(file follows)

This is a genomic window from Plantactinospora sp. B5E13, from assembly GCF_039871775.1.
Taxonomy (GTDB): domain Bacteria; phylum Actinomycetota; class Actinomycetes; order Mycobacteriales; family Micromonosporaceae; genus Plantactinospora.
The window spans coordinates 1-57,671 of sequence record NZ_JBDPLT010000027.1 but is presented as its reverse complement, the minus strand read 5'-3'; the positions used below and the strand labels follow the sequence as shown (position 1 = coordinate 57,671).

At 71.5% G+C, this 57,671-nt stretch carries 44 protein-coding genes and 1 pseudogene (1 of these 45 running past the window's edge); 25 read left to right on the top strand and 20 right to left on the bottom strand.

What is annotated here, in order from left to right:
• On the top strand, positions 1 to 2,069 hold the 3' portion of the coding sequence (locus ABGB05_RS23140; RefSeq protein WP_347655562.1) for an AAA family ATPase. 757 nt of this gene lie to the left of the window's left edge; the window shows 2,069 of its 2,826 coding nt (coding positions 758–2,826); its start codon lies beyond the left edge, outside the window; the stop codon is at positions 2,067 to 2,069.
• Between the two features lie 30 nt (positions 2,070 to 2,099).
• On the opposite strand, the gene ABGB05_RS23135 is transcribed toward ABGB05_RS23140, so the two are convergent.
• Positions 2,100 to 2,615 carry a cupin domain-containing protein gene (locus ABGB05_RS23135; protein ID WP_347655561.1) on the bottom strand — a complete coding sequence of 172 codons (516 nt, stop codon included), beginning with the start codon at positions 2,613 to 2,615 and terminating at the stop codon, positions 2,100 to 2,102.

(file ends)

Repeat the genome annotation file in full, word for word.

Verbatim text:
This is a genomic window from Plantactinospora sp. B5E13, from assembly GCF_039871775.1.
Taxonomy (GTDB): domain Bacteria; phylum Actinomycetota; class Actinomycetes; order Mycobacteriales; family Micromonosporaceae; genus Plantactinospora.
The window spans coordinates 1-57,671 of sequence record NZ_JBDPLT010000027.1 but is presented as its reverse complement, the minus strand read 5'-3'; the positions used below and the strand labels follow the sequence as shown (position 1 = coordinate 57,671).

At 71.5% G+C, this 57,671-nt stretch carries 44 protein-coding genes and 1 pseudogene (1 of these 45 running past the window's edge); 25 read left to right on the top strand and 20 right to left on the bottom strand.

What is annotated here, in order from left to right:
• On the top strand, positions 1 to 2,069 hold the 3' portion of the coding sequence (locus ABGB05_RS23140; RefSeq protein WP_347655562.1) for an AAA family ATPase. 757 nt of this gene lie to the left of the window's left edge; the window shows 2,069 of its 2,826 coding nt (coding positions 758–2,826); its start codon lies beyond the left edge, outside the window; the stop codon is at positions 2,067 to 2,069.
• Between the two features lie 30 nt (positions 2,070 to 2,099).
• On the opposite strand, the gene ABGB05_RS23135 is transcribed toward ABGB05_RS23140, so the two are convergent.
• Positions 2,100 to 2,615 carry a cupin domain-containing protein gene (locus ABGB05_RS23135; protein ID WP_347655561.1) on the bottom strand — a complete coding sequence of 172 codons (516 nt, stop codon included), beginning with the start codon at positions 2,613 to 2,615 and terminating at the stop codon, positions 2,100 to 2,102.